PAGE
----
The filter() method returns a new array while find() only returns the element itself and not an array.

findIndex- It returns the index of the found element in the array that satisfies a certain condition. and not the element itself.

Both the find() and the findIndex() method get access to the current Index and the current entire array.

const num= [1,2,3,4,5,6,7,8];

//find the index of the first element that is divisible by 2

Let indexNum= num.findIndex(num=> num% 2 === 0);
console.log(indexNum); // returned the index [1] = 2
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includes- This method checks for equality. That means if the array includes the item which is passed to the method it returns true or else false.

const num= [1,2,3,4,5,6,7,8];

let numIncludes= num.includes(4);
console.log(numIncludes); //true
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some- The includes() and some() methods are almost similar. The only difference is that the includes method checks for equality while some method checks a given condition and if it’s true it returns ‘true’ or else ‘false’.

const movements= [“200”, “450”, “-400”, “3000”, “-650”, “-130”, “70”, “1300”];

const anyDeposits= movements.some(mov=> mov>0);
console.log(anyDeposits); //true
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Note- Every element isn't required to pass the callback; if one element returns true, some() method returns true.

every- The every() method returns true only if all of the elements in the array satisfy the condition that we passed into the callback function.

const movements= ["200", "450", "-400", "3000", "-650", "-130", "70", "1300"];

const anyDeposits= movements.every(mov=> mov>0); 
console.log(anyDeposits); //false
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In this case, it returns false because all the elements in the movements array isn’t a positive number.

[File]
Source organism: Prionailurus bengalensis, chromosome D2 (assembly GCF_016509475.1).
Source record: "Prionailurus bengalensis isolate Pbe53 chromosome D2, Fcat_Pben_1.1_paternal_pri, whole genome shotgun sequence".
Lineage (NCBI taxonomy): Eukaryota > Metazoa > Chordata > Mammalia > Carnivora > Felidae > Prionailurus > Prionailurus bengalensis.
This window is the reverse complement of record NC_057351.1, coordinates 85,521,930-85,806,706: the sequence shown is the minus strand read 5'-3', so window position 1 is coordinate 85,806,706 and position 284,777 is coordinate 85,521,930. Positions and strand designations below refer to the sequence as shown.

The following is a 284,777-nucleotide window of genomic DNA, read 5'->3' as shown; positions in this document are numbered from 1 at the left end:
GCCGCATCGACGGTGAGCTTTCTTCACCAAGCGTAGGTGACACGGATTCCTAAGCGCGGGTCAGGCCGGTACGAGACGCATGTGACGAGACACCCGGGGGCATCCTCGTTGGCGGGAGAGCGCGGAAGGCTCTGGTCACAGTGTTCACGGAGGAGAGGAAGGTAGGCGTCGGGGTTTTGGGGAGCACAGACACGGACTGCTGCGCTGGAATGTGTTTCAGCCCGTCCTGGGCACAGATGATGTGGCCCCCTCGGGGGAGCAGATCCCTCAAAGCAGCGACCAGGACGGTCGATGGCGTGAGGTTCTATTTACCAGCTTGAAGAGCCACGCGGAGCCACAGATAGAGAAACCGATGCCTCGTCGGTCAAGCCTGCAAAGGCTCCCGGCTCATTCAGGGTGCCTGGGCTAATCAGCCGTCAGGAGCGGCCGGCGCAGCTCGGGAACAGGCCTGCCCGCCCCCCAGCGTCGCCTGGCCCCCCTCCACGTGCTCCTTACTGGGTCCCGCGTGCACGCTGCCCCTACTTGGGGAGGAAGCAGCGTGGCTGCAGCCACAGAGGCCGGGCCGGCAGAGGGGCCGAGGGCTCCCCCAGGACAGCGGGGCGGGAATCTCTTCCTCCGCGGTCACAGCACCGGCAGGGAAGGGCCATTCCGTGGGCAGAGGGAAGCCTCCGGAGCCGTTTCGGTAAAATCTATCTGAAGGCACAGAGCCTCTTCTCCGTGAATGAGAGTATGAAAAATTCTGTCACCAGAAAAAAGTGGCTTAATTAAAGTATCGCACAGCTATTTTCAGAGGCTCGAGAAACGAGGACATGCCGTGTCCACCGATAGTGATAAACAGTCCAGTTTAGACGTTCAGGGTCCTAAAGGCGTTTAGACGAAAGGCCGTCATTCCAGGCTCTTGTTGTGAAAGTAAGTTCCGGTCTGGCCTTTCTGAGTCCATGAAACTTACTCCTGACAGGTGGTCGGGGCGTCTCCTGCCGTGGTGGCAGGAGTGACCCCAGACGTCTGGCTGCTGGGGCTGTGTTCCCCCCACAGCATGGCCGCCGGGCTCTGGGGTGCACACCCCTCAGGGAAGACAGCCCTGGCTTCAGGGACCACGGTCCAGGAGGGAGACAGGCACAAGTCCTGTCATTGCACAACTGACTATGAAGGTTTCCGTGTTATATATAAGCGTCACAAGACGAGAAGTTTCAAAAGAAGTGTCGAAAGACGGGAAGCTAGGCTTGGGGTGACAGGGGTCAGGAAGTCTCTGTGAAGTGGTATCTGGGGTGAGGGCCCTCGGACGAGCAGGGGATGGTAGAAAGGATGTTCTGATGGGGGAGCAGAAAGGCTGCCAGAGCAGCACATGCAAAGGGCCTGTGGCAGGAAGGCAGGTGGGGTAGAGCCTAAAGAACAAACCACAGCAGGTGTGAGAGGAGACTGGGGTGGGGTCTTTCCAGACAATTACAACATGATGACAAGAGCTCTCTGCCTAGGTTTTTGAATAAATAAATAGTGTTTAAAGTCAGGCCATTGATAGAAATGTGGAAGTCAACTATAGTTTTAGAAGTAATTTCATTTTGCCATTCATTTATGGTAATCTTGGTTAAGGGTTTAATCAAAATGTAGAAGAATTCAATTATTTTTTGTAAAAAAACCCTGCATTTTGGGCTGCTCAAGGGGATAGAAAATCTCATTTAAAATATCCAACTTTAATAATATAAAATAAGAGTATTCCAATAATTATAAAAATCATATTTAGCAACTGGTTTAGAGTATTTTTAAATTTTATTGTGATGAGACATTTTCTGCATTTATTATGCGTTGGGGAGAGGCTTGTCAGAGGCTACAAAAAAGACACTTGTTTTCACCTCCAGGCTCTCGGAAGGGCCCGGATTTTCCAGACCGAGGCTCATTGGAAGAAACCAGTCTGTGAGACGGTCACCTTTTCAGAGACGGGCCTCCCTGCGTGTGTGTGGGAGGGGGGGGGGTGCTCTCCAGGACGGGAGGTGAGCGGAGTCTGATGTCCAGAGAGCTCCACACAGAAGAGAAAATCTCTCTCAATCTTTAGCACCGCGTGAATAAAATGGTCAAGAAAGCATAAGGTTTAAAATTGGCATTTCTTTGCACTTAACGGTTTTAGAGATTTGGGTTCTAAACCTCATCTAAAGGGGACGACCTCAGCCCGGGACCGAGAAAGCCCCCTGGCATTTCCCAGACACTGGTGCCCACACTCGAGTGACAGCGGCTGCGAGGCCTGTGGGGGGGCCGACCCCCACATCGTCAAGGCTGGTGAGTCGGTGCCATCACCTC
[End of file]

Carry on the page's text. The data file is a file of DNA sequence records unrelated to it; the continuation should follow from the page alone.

sort- It sorts the elements in an array, then returns it. The sort() method keeps looping over the array and applying the callback function until everything is in ascending order.

const owners= ['Zach', 'Emily', 'Jack', 'Demon'];
console.log(owners.sort());
console.log(owners); // ['Demon', 'Emily', 'Jack', 'Zach']
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sort() method first converts the elements into strings, then compares its code. This actually mutates the original array and returns the sorted array.

toString- It simply converts an array into a string.

const arr= ['Hey' 'Developer'];
let arrToString= arr.toString();
console.log(arrToString);
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flat- The flat() method simply flattens the nested array.

const arr= [[1,2,3], [4,5,6], 7,8];
console.log(arr.flat()); //[1,2,3,4,5,6,7,8]

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Here we see the flat method removed the nested array and flattened it to one level.

But what if we have some complex nested array?

We use the depth argument in such cases.

const arrDeep= [[1,2],3], [4,[5,6]], 7,8];
console.log(arrDeep.flat(2)); //[1,2,3,4,5,6,7,8]
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flatMap- Exactly the same as flat() method. The only difference is that it essentially combines a flat() and a map() method into just one method which is actually good for performance.

Note- flatMap() needs to receive the exact callback as the map does.

let arr1 = [1, 2, 3, 4];

arr1.map(x => [x * 2]);
// [[2], [4], [6], [8]]

arr1.flatMap(x => [x * 2]);
// [2, 4, 6, 8]
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Summary

-An array is like a big container into which we can store elements of any type and then later reference them.

-Array methods are built-in functions in JavaScript that we apply to arrays.

-Array methods are useful in order to mutate or manipulate the array.

Discussion (6)

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rimpisteller profile image
RimpiSteller

This is truly great , can you tell me how should I remove the element from the end of array ? Mohini Mantra Vashikaran

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sriram275 profile image
sriram275

Very well explained. Write another one about object and it's methods.

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jame69371422 profile image
Jame

I also have a lot of knowledge to share. Follow me.

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luciantartea profile image
Lucian Tartea

Great insights on JS arrays Insha

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tbagdevstar profile image
Adnan Alam

Thank you so much! This article truly deserve a thumb up. Concise and to the point ☝️.

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musarrat profile image
Musarrat

Great read, Insha.
Very well explained 🙌🔥